Last year, when discussing our Best Of awards, my colleague Cliff Bostock suggested I visit Brasserie Le Coze as a contender for Best French restaurant. "It's closed," I told him. "I missed it completely."
"Already?!" he cried. He had heard it might close, but didn't yet know the doors were shut for good, the space having been gobbled up by the expanding Neiman Marcus at Lenox Square. Cliff seemed genuinely distressed that Le Coze was gone, and I regretted, yet again, that I had missed my chance to get to the restaurant.
No great city is complete without a grand brasserie. As Balthazar in New York has proven, true quality comes second; what's important is the feel, a mix of good old-fashioned French snootiness and charm, along with a lot of mirrors and large towers of seafood on ice.
And so I eagerly awaited Le Coze's successor, French American Brasserie, or F.A.B., as it has annoyingly crowned itself. While the monster restaurant was under construction, chef Kaighn Raymond spent time in New York, training under Eric Ripert at Le Bernardin. Four floors, 15,000 square feet, and a ton of chandeliers and wrought iron later, owner Fabrice Vergez is back in business.
Stepping into F.A.B., most of the tactile notes the Frenchiest of restaurants must hit are achieved. Mirrors, marble and romantic statues make up the decor. There is the buzz in the daytime of happy lunchers, a kind of hushed jubilance that comes from women of a certain class enjoying themselves. There are also people of importance – in my few visits I have seen a good portion of the city's restaurant royalty being doted on by the knowing and slick staff.
The large, circular zinc bar conjures drinking scenes in classic movies, and if you didn't get that hint there are four large plasma screens above the bar playing highlights from those very films. Once the loud, dusty, ugly construction across the street is completed, the patio will seem very Parisian indeed, although Ivan Allen Boulevard will never exactly resemble the Champs Elysees.
And this being a new building on Ivan Allen Boulevard, there is an unavoidable artifice to the place. It kind of reminds me of the French restaurant at Epcot Center, where fanny-pack-clad Disney visitors go to get a taste of haute French cooking. Fortunately, at F.A.B. the customers are better dressed and the food is made for diners, not tourists.
I've discovered some of the dishes that ingratiated diners to Brasserie Le Coze in the first place: the white bean soup with truffle oil, silky and richly savory. The crispy skate wing with nutty brown butter, the profiteroles, the mussels cooked in white wine and cream. Like classic jazz standards, these dishes have a timeless appeal.
I find comfort in ridiculously hulking seafood towers – there's something about them that smacks of what I thought was fancy before I actually understood much about food, but I still get that giddy feeling from ordering them. At F.A.B., Le Plateau for two is easily enough for four to munch on as an appetizer, with 12 oysters, half a lobster, crab, shrimp and mussels. The only disconcerting component I came across was crabmeat that was frozen inside its shell, but the decadence of the combination is seductive.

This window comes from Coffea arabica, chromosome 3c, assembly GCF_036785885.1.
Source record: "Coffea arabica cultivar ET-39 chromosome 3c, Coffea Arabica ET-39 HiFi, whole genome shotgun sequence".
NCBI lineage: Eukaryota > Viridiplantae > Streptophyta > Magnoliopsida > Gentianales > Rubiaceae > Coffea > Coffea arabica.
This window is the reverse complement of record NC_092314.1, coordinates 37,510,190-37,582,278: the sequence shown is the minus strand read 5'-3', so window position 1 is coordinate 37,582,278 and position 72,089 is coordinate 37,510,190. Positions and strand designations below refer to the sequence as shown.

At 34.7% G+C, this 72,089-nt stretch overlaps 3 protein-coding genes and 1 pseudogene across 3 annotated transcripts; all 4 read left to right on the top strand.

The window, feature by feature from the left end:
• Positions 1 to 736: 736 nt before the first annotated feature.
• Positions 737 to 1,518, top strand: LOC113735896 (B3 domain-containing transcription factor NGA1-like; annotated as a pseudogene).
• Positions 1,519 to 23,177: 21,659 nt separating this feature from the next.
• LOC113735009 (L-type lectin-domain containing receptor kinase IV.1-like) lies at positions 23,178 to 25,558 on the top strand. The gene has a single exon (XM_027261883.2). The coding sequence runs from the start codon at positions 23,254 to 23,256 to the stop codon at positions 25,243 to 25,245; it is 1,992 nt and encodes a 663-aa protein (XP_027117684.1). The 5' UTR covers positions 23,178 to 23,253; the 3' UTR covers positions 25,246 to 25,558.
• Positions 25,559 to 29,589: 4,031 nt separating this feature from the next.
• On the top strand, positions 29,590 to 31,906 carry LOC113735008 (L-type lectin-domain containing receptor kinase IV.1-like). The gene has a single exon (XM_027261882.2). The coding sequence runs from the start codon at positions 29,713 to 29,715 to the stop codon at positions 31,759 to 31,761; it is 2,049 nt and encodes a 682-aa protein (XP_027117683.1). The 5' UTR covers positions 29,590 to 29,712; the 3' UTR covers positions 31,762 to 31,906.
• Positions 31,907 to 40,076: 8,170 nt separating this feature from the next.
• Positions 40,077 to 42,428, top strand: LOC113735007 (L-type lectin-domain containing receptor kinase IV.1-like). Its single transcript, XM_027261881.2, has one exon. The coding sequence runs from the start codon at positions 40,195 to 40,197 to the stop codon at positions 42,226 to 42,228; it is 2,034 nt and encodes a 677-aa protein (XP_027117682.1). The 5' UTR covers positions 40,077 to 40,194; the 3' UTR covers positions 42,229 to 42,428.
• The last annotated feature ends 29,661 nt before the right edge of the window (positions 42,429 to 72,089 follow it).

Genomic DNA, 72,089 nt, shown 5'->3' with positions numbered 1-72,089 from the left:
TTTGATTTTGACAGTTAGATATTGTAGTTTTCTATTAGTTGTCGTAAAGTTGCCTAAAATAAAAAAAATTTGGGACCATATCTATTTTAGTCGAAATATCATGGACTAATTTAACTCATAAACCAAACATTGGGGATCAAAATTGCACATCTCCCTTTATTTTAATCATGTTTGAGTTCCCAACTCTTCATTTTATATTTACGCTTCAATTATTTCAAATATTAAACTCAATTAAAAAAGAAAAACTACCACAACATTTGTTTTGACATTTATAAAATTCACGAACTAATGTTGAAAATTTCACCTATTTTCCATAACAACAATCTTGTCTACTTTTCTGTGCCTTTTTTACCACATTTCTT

Some of these classics cross the line from simple to slightly bland. The enormous bowl of mussels became tiresome about a third of the way through, the liquid lacking that addictive nature that copious wine and parsley bring to a seafood broth. Ahi tuna carpaccio was pristine but a little flavorless.
On the other hand, a tomato galette balanced delightfully buttery puff pastry with sweet, red tomatoes singing of freshness. Sweetbreads served with wild mushrooms and a black-truffle sauce had an amped-up decadence, and the foie gras torchon was a cool, creamy archetype of the form.
Disregarding my regular protocol, I visited F.A.B. very early on, after it had been open only a week or so, and found a strange saccharine theme running through the menu, from the watercress salad to the coq au vin. Seriously, it tasted as though someone had gone buck-wild in the kitchen with a syrup bottle. But weeks later, the sugar bandit seemed to have been vanquished, at least on the coq au vin front, and the sherry dressing on the watercress tasted less like Jolly Ranchers.
There is a large selection of steaks and chops, served with à la carte sides and sauces. The quality is good, but I'm not sure I'd come here for steak. Better to explore the seafood dishes, such as flounder with clams and Jerusalem artichoke in a Pernod broth, or monkfish with chorizo and a pleasing white-wine reduction.
Also pleasing are the desserts, especially if you've got a hankering for profiteroles, which are served with pistachio ice cream and brought me back to the streets of Paris like nothing else on the menu here. Also addictive are the tangy sweet Meyer-lemon crepes.
I do wonder what Raymond brought back with him from his time at Le Bernardin. I have spent many years actively trying to rid myself of my New York snobbery, with much success, but allow me one minute of snarkiness – this is no Le Bernardin, not even as a pared-down brasserie homage to that restaurant. Le Bernardin is known for its incredible, inventive French cuisine, and I see very little of that innovation or precision here.
What I do see is something that has been missing in Atlanta since my arrival here and presumably since Le Coze closed. That is, upscale and straightforward French food that is reliably good. This is a place to satisfy specific cravings, to visit when you need a good, crisp glass of white Bordeaux and a menu that won't trick you with acrobatics, but instead please you with old-fashioned luxury.
Hope everyone had a great weekend and got to eat some great food.
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